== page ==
What Are the Different Types of Antidotes for Poisoning?

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  • Written By: Patti Kate
  • Edited By: W. Everett
  • Last Modified Date: 11 September 2019
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Antidotes for poisoning may vary depending on the type of poison involved. A common antidote for poisoning is acetylcysteine, often used for acetaminophen poisoning. A patient who has suffered smoke inhalation may be given an antidote of hydroxocobalamin. This drug is also suitable for victims of cyanide poisoning. Most antidotes are administered through an intravenous (IV) drip or an oral solution.

One of the most widely used antidotes for poisoning is syrup of ipecac. An alternate name for this syrup is Brazil root. This antidote may be used for various types of non-caustic poisoning. This antidote should be administered only to fully conscious individuals.

The chemicals in syrup of ipecac will induce vomiting, typically within a short period of time. Proper dosing should be followed according to directions. People who are allergic to emetine and cephaeline should not use syrup of ipecac.

For many types of snake bites, an antivenin must be administered, either through an IV or orally. Before administering the antivenin, the physician will need to positively identify the species of snake that has bitten the patient. Common types of antivenin solutions are crotalidae and elapidae. The antidote for a black widow spider bite is calcium gluconate or latrodectus antivenin. Bites from non poisonous spiders will not require an antivenin, although medications may be used to reduce pain and inflammation.


Not all antidotes for poisoning are given in chemical form. A procedure known as gastric lavage involves pumping the stomach to rid the body of toxic substances. This is an irrigation method in which a small tube is placed down to the stomach via the mouth, or occasionally through the nose. Suctioning may also be performed under certain circumstances, to reduce the risk of aspiration from vomiting.

As one of the most effective antidotes for poisoning, many hospital emergency room physicians use activated charcoal. This is typically given after the procedure of gastric lavage. The activated charcoal is a non toxic substance that aids in the absorption of poisons from the stomach and intestinal tract. Activated charcoal in bottles and tubes may be available for purchase at medical supply stores.

Before administering any of the antidotes for poisoning, it is vital to identify the toxic substance to which the patient has been exposed. People who have ingested caustic substances should never be given an antidote to induce vomiting, as this could cause serious damage to the person's throat, esophagus, or mouth.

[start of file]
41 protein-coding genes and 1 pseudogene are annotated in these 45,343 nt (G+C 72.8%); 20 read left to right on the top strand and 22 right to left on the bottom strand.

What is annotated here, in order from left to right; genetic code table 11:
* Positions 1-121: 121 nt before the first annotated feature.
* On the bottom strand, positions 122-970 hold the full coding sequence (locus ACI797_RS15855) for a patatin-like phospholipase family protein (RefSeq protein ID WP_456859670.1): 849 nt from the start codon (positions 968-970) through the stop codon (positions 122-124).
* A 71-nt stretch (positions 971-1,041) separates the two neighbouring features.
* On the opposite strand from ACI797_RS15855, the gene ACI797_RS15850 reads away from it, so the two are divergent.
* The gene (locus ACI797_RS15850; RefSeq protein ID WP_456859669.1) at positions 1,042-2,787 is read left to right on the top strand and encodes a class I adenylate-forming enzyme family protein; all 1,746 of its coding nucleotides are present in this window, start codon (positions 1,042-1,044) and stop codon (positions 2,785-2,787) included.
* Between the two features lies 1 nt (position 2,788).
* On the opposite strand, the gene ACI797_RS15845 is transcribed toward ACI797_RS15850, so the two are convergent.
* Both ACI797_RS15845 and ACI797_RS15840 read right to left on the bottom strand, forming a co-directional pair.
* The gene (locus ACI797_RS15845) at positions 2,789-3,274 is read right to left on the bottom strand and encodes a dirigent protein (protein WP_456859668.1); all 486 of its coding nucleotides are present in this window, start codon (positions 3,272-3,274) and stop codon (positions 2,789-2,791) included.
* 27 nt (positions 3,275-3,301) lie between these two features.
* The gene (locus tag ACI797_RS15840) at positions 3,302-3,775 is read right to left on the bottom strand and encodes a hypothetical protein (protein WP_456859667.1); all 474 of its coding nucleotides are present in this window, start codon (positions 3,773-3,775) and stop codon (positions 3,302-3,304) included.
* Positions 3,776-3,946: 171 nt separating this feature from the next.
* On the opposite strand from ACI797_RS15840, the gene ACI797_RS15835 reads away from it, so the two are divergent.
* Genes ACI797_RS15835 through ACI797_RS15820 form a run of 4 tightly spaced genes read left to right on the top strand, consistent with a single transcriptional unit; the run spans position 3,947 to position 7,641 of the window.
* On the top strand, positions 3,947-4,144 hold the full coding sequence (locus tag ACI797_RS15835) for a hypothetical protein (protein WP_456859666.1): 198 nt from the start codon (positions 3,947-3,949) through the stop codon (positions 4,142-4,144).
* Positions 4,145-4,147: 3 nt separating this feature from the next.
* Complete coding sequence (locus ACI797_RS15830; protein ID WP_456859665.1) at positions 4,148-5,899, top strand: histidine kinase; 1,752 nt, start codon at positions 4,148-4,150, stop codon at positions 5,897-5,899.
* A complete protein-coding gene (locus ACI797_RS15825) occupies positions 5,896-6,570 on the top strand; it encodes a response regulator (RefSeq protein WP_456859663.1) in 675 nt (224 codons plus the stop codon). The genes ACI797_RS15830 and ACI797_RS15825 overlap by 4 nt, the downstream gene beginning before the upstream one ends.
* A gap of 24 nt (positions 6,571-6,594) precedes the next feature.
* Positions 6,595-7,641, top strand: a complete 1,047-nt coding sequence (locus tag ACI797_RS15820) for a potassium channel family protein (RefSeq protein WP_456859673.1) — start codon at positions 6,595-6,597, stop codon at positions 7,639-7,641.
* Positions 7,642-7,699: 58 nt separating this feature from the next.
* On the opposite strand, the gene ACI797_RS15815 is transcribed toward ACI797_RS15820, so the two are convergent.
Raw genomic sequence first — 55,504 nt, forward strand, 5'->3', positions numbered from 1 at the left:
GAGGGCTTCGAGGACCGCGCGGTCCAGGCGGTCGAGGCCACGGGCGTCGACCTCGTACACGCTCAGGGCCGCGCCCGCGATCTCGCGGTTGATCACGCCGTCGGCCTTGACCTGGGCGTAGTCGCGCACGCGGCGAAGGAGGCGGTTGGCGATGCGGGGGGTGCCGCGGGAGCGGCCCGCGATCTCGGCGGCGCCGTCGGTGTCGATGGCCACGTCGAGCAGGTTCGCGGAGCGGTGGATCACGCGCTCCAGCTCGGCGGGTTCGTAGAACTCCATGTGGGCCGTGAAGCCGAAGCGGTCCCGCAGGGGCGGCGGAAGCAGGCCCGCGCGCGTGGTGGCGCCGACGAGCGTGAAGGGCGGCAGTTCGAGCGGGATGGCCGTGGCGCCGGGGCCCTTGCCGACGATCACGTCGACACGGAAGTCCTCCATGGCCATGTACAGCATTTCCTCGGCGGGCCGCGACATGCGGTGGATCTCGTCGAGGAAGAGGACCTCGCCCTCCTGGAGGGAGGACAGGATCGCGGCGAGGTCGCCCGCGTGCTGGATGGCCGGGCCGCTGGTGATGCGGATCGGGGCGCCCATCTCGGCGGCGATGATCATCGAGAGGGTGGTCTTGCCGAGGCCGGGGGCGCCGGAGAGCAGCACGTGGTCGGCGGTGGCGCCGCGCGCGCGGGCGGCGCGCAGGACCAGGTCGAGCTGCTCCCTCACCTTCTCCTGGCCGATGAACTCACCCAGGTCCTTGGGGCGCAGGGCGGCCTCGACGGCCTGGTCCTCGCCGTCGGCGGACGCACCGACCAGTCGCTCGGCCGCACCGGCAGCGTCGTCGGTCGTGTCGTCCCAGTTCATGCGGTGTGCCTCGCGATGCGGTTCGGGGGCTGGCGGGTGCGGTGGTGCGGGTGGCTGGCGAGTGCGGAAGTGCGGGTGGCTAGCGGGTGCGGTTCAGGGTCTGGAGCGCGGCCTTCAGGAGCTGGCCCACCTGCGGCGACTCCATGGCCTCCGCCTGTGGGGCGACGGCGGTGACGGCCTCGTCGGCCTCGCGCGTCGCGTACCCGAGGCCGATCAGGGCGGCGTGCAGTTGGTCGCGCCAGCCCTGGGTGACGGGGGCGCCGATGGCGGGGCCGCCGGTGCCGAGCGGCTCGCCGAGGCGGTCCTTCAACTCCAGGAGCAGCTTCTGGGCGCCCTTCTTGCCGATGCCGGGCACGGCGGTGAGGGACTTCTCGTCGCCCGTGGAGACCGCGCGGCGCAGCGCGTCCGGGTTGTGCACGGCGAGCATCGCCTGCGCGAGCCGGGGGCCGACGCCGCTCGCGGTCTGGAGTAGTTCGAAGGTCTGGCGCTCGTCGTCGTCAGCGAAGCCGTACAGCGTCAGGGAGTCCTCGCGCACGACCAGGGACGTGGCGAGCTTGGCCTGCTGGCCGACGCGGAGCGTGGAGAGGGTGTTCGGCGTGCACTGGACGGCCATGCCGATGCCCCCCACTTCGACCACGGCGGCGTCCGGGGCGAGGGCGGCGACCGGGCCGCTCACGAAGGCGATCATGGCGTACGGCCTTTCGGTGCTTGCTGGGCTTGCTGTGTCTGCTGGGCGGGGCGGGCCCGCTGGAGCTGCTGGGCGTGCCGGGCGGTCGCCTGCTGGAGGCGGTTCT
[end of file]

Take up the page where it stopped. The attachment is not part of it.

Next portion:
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Post 3

My dog swallowed rat poison a few days ago at my grandparent's house. They had placed one of those rat kill products that hide the poison inside food like peanut butter. And my dog got into some in the attic.

I took her to the vet right away and the vet first gave her a little bit hydrogen peroxide to get her to vomit. Thankfully she did vomit and we could identify the peanut butter. Then she was given a vitamin K injection. She's home now and a little tired but seems okay. She's still getting vitamin K supplements everyday. We have to visit a bigger veterinary clinic next week though to make sure that she has recovered and

hasn't suffered from permanent damage to her blood.

My vet said that if I hadn't noticed the situation immediately and hadn't taken her to the clinic, my dog would have probably died. I wanted to share this information here but I hope no one tries to do this treatment on their own. Because the doctor knows exactly how much vitamin K is necessary and too much hydrogen peroxide can also be bad.

Post 2

@donasmrs-- That depends on what medication the person has poisoning from. Sometimes, a medicine with the opposite effect is the antidote, but this doesn't always apply.

My friend's six year old son was poisoned a couple of years ago. He took her high blood pressure tablets thinking that they were candy. When he was taken to the hospital, he was administered a blood pressure raising drug because his blood pressure was going down too low. But before they did this, they did a gastric lavage. I guess he had already absorbed most of the medication into his bloodstream, that's why the antidote was necessary.

Post 1

What if someone is poisoned from medication? Would a medicine that has the opposite effect have to be given as an antidote?

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